By Kevin Hodgson
In this extensive and intriguing collection of comics through the years, you suddenly realize how often comics were used to educate and influence the American public through rhetoric and persuasive writing by our government. In a 1942 pamphlet called “Pocket Guide to China” by the US military for soldiers stationed in Asia, the headline of “How to Spot a Jap” really jumps out at you. Or, it should. And that’s when you begin to realize the extent of comics being used to influence the minds of many.
In GOVERNMENT ISSUE, Richard Graham (with a foreword by Sid Jacobson) provides a first-hand look at comics through the years and also, luckily, he frames each section with a well-conceived analysis of the use of comics, both pros and cons. This collection is really a gold mine of documents from various sectors of our government, and while some of it is amusing, some of it is very serious. Comics were understood early on a way to reach the “common folk,” and no doubt, they have been effective. This collection pulls back the veil a bit and gives us a way to examine the way the views of a nation can be shaped, and manipulated.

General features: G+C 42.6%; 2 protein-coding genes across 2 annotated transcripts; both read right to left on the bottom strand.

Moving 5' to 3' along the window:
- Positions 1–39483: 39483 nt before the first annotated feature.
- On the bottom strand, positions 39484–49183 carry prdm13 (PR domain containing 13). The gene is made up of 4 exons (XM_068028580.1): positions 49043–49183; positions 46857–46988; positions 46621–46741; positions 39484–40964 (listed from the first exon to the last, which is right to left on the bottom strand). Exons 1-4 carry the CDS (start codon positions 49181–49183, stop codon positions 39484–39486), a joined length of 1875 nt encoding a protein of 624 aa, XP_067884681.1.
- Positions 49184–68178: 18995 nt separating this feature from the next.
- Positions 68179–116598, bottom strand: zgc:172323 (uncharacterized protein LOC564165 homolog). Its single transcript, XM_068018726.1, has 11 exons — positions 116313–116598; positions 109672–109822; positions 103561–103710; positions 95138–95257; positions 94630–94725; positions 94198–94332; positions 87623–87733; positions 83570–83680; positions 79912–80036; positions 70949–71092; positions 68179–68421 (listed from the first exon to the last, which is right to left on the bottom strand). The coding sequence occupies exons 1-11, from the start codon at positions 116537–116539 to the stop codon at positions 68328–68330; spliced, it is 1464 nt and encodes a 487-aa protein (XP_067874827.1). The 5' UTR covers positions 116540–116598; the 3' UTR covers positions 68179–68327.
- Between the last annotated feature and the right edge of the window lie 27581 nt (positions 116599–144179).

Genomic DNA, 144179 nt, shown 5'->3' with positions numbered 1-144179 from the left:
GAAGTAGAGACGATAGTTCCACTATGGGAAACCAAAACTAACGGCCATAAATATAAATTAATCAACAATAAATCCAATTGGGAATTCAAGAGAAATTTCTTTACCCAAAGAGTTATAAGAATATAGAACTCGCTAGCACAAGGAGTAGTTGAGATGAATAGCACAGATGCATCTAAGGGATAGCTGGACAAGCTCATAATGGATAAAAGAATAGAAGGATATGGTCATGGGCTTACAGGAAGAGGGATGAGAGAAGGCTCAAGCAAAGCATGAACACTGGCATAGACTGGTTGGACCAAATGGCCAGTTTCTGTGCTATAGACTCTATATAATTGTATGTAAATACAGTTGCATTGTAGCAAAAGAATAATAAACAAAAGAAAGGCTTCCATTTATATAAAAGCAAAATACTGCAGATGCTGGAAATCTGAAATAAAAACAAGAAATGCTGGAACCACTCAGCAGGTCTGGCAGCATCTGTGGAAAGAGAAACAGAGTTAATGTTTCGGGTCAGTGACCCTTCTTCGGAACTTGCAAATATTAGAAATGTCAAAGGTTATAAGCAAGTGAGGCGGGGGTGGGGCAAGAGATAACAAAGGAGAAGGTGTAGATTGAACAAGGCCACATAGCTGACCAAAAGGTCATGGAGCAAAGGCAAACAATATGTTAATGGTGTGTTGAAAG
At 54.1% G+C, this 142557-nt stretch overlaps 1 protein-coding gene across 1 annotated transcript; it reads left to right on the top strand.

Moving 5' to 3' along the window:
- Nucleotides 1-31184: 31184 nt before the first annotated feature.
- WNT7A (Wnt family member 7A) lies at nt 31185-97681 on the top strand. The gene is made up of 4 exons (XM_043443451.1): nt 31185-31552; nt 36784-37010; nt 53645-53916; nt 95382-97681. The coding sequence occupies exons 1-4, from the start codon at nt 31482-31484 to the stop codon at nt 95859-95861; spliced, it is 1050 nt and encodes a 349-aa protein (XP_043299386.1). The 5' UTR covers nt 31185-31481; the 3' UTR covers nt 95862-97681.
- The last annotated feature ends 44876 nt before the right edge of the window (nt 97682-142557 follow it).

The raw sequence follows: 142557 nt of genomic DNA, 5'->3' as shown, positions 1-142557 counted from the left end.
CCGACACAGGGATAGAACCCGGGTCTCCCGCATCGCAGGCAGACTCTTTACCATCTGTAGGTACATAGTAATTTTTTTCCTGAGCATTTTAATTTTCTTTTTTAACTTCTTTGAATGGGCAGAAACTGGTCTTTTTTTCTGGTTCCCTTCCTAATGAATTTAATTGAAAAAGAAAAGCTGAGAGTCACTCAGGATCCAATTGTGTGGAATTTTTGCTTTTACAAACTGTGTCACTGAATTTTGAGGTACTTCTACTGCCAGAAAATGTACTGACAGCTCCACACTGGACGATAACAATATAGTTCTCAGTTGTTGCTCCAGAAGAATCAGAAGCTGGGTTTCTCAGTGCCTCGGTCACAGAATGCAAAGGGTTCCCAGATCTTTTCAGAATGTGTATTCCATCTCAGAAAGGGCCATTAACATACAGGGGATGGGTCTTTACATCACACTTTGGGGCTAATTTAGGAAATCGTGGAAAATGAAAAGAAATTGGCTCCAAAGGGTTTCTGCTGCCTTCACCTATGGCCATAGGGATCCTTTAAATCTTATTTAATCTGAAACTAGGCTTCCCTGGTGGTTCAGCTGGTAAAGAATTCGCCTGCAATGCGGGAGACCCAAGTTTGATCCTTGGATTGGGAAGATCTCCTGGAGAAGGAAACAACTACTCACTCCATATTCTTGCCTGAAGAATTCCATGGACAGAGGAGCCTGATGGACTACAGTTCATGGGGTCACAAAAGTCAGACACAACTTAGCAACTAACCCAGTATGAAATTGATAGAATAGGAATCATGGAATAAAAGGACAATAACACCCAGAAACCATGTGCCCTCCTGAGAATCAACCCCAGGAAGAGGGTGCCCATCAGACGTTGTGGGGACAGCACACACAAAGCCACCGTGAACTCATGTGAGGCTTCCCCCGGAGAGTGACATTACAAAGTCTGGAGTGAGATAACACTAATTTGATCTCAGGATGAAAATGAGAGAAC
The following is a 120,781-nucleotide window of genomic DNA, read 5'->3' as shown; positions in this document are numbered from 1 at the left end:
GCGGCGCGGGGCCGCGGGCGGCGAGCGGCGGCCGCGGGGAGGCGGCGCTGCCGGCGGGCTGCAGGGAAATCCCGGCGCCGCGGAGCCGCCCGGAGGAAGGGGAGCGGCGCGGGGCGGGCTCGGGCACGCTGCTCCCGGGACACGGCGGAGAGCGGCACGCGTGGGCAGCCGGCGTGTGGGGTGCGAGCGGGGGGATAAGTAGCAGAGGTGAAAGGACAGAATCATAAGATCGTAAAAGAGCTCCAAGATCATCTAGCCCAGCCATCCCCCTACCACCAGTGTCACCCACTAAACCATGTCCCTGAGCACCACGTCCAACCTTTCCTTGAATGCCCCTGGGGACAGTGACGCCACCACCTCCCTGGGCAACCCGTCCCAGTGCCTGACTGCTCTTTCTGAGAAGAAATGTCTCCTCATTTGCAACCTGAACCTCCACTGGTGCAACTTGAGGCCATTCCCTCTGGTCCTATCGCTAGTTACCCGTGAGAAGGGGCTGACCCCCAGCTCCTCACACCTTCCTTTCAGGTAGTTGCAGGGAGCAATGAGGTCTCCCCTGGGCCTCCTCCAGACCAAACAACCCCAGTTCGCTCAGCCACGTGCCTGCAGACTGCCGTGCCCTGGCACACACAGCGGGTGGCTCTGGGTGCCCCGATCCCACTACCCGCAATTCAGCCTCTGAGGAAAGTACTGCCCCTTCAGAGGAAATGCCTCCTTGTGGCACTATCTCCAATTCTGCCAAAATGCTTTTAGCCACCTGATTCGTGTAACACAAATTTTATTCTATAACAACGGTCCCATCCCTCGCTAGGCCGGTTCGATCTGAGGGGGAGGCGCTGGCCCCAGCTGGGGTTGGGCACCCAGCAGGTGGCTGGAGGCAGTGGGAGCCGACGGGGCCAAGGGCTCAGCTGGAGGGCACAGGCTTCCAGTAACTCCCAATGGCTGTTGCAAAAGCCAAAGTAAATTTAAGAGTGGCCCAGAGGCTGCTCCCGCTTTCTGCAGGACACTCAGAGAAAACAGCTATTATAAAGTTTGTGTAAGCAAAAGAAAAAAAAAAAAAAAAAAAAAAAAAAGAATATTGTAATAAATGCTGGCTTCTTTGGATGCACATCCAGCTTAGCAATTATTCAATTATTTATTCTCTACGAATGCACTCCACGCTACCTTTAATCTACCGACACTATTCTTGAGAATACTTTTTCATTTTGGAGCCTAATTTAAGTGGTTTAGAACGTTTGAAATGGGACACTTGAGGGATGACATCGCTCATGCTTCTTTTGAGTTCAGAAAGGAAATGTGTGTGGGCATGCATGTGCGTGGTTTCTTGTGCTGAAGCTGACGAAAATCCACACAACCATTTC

Obviously, given the many comics and artists represented here, there is no one set style in this collection. But just having the comics in one place (although you can access them online, too) makes for a valuable resource for any collector of comics or historians digging into the ways that media is used to shape public opinion. It’s intriguing to note how artist such as Walt Disney and Will Eisner were often part of the efforts, and how famous characters from the main comic houses were put to use in informational pamphlets.
Publisher: Abrams ComicArts
Access to some of the comics in the collection can be found online.
IN THE CLASSROOM
The Common Core Curriculum, now being adopted by many states to align teaching standards, has a strong emphasis on rhetorical stance of language, argumentative and persuasive writing, the use of various media to represent information and the use of original sources. This is a book that does just about all that, and GOVERNMENT ISSUE would be of great value to any high school classroom that is doing research around historical themes, from our involvement in wars to the effects of drugs to how to prevent forest fires. This book is a treasure trove on many fronts when it comes to research on US policies and actions.
I would highly recommend GOVERNMENT ISSUE for any high school classroom, and maybe some middle school classrooms. There are a few comics (the “How to Spot a Jap” being the most prevalent) that would require direct instruction by teachers for middle school students. I am sure elementary students would enjoy GOVERNMENT ISSUE for the comic element, but the underlying themes might be a bit too much.